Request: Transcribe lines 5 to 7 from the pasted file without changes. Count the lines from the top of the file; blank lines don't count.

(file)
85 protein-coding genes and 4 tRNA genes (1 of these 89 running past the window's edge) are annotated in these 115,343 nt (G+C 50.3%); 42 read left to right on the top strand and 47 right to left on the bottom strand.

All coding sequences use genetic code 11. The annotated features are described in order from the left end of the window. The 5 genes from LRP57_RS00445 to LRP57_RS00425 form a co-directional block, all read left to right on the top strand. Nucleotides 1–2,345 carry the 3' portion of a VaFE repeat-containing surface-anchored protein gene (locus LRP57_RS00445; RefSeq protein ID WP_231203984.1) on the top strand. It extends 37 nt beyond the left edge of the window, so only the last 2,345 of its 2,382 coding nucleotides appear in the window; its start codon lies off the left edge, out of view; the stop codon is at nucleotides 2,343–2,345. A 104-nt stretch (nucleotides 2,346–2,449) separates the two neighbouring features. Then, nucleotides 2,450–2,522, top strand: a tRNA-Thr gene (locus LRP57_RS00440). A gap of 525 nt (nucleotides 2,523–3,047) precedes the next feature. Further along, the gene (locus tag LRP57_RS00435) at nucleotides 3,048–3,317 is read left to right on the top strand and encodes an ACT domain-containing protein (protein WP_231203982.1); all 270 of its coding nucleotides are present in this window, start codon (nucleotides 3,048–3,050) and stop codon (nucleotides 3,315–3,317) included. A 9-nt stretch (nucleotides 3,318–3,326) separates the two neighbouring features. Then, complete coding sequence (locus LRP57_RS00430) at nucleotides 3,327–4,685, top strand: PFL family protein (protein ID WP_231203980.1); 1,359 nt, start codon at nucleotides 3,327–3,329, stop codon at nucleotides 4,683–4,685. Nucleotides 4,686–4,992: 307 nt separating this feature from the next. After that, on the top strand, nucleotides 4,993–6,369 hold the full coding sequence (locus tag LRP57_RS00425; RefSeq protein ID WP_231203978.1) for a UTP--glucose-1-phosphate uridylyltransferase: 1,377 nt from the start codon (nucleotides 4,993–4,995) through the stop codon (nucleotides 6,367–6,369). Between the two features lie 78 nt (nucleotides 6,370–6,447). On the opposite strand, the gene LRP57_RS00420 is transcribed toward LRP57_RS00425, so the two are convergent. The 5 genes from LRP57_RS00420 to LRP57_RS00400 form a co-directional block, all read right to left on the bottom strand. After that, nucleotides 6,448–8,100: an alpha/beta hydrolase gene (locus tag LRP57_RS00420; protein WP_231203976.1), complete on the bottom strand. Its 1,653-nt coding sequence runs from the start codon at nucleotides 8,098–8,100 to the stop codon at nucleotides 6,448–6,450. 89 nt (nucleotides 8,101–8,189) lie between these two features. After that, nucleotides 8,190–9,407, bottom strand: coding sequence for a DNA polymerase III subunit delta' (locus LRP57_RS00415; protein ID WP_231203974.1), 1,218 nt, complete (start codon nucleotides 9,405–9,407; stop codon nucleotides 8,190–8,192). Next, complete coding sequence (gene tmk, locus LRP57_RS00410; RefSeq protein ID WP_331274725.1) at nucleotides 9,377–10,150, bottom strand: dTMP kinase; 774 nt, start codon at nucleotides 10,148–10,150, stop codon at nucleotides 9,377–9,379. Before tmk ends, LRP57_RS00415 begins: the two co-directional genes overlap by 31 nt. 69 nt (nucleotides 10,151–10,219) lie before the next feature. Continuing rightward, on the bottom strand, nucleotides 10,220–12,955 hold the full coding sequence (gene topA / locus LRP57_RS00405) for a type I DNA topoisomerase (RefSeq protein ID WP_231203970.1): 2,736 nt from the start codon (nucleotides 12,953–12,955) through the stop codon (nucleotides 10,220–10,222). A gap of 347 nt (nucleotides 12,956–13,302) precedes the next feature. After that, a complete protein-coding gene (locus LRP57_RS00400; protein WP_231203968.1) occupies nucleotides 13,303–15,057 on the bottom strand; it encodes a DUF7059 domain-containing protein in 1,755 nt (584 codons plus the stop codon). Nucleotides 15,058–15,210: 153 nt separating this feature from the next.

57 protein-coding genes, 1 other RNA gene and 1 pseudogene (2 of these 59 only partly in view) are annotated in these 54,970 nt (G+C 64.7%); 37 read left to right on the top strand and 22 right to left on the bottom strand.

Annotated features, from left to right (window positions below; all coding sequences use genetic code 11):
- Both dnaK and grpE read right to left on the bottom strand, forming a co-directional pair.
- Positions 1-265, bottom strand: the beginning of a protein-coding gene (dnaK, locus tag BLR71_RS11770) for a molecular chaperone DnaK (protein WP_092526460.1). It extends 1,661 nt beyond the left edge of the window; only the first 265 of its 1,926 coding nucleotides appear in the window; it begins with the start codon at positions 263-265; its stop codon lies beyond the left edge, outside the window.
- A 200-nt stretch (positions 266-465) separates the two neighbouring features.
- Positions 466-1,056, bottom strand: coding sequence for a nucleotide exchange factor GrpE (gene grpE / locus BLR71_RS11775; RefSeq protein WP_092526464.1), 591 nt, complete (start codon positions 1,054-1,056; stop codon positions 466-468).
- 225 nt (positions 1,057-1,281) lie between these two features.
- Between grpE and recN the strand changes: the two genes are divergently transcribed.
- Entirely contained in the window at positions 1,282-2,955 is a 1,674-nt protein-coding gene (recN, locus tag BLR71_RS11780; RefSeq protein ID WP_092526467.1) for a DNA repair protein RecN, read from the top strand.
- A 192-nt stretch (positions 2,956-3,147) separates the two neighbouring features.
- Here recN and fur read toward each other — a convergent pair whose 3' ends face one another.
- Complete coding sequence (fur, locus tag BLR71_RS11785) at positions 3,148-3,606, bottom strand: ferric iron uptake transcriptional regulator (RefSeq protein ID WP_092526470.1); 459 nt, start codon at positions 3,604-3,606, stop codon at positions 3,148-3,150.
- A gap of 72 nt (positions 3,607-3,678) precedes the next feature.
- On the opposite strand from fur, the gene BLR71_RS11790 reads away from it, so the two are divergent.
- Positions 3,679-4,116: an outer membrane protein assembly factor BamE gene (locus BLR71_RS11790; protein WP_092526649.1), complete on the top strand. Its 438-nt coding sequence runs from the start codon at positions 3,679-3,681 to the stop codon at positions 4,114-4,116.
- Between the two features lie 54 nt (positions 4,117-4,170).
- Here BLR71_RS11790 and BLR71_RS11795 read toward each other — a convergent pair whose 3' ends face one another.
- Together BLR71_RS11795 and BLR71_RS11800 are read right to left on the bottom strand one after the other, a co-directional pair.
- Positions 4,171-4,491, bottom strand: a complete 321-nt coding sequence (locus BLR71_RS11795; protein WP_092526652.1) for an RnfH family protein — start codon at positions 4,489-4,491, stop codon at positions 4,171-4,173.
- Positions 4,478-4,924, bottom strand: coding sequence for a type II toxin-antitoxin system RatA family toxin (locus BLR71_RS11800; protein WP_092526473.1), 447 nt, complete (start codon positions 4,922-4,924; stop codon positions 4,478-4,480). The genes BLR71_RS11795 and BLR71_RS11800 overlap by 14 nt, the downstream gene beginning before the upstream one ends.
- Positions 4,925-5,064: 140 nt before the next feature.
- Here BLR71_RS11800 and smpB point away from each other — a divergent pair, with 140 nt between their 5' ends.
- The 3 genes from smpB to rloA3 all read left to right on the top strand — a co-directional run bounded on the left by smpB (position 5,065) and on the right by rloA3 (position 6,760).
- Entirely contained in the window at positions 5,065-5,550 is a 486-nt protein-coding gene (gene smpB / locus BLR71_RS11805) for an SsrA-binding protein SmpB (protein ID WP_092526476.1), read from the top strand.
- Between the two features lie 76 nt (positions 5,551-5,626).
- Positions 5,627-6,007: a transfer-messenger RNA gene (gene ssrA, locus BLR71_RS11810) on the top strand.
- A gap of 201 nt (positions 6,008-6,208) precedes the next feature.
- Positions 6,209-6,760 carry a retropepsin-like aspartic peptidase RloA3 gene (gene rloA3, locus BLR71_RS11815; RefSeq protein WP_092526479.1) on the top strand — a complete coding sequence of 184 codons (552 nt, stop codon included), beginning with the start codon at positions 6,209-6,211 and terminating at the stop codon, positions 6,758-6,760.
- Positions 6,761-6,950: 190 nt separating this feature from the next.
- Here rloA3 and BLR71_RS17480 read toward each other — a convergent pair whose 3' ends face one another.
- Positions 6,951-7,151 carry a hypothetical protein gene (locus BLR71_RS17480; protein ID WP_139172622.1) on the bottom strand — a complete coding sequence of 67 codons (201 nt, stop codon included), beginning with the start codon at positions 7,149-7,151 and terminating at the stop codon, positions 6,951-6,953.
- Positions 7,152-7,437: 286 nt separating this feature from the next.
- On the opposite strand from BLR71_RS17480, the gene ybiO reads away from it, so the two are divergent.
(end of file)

- Both dnaK and grpE read right to left on the bottom strand, forming a co-directional pair.
- Positions 1-265, bottom strand: the beginning of a protein-coding gene (dnaK, locus tag BLR71_RS11770) for a molecular chaperone DnaK (protein WP_092526460.1). It extends 1,661 nt beyond the left edge of the window; only the first 265 of its 1,926 coding nucleotides appear in the window; it begins with the start codon at positions 263-265; its stop codon lies beyond the left edge, outside the window.
- A 200-nt stretch (positions 266-465) separates the two neighbouring features.